The court here found the issues before it were whether DSS should have accepted the Relinquishment and whether DSS acted reasonably in not acknowledging the Relinquishment and requiring an affidavit from the birth mother.   The court found the Relinquishment was incomplete because box 20 on the SOU had not been initialed and that DSS acted reasonably.   The court determined it was limited to deciding the issue of whether the Relinquishment was complete and it could not ignore the fact the Relinquishment was defective on its face.

 Given the rights at stake and the independent standard of review, we conclude the court should have done more than review the action of DSS and determine if the Relinquishment was complete;  it should have determined whether the Relinquishment was valid (i.e., whether it was a knowing, intelligent waiver of parental rights).  (See San Diego County Dept. of Pub. Welfare v. Superior Court (1972) 7 Cal.3d 1, 15, 101 Cal.Rptr. 541, 496 P.2d 453 [“In a case where the Department of Social Welfare [now DSS] recommends against the adoption or refuses its consent thereto, the court is charged with the responsibility to determine whether or not the welfare of the child would be promoted by granting the petition.”];   see also Adoption of Barnett (1960) 54 Cal.2d 370, 377-379, 6 Cal.Rptr. 562, 354 P.2d 18.)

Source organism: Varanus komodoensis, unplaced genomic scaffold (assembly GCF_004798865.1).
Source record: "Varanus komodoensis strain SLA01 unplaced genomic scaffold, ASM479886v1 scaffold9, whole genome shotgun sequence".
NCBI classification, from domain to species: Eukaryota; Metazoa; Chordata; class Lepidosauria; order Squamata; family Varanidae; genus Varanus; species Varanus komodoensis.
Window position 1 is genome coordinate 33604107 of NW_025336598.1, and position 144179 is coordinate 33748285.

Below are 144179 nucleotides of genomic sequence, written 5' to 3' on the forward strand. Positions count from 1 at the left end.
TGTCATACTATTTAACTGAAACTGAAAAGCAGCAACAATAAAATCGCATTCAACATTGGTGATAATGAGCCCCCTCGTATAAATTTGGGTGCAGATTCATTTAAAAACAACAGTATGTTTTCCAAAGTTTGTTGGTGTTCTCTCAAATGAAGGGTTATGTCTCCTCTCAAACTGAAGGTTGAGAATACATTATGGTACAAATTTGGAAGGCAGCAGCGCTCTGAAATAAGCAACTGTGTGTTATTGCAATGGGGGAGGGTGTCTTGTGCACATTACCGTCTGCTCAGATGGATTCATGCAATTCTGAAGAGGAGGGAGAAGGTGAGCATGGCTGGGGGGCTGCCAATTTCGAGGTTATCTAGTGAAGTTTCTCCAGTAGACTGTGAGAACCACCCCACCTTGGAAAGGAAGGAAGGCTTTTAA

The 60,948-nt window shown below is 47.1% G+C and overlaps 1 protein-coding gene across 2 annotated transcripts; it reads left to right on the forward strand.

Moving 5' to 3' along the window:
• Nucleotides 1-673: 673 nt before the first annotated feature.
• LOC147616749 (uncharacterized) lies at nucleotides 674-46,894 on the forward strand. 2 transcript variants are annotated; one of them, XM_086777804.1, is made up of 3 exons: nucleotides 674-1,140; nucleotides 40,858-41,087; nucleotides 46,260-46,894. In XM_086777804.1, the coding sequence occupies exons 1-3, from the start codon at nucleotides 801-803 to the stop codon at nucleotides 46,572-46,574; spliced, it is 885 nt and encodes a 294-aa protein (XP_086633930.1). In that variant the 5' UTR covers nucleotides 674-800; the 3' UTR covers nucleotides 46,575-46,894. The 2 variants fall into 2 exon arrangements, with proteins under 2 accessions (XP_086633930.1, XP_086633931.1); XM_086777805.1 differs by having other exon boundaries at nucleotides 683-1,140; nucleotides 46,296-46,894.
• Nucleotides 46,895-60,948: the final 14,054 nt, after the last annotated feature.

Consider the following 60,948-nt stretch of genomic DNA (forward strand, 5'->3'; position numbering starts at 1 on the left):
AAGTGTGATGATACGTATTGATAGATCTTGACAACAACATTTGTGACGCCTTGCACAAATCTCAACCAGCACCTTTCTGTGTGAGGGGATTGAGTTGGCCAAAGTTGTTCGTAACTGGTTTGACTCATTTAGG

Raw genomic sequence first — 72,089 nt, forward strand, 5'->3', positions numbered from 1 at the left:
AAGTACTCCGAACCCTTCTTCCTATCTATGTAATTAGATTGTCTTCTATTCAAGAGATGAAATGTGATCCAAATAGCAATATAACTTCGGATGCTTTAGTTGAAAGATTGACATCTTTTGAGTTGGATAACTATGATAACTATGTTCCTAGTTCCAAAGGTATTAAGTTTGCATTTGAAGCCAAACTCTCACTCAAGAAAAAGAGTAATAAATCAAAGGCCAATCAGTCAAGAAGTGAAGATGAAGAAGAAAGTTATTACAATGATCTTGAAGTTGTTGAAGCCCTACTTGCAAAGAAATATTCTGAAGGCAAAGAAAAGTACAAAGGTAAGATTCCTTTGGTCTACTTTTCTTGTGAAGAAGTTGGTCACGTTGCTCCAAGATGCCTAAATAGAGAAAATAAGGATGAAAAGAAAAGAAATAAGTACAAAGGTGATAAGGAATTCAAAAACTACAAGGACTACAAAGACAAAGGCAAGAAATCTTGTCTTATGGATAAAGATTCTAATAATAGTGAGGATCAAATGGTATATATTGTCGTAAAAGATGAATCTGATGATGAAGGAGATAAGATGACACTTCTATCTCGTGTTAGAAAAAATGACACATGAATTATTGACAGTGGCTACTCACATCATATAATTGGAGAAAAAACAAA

In Tyler v. Children's Home Society of Cal. (1994) 29 Cal.App.4th 511, 35 Cal.Rptr.2d 291, the birth parents sought to rescind, i.e., have declared void,  the relinquishments they had signed on the basis the adoption agency and its employee had failed to comply with DSS regulations.   There was conflicting evidence as to whether the adoption agency had complied with some regulations.   The Court of Appeal concluded the defendants had “violated the DSS regulations by failing to (1) discuss the alternative of placing the baby with extended family members, (2) discuss educational or employment resources, (3) give a copies of the executed documents to plaintiffs, and (4) obtain [the father's] medical history.”  (Id., at p. 552, 35 Cal.Rptr.2d 291.)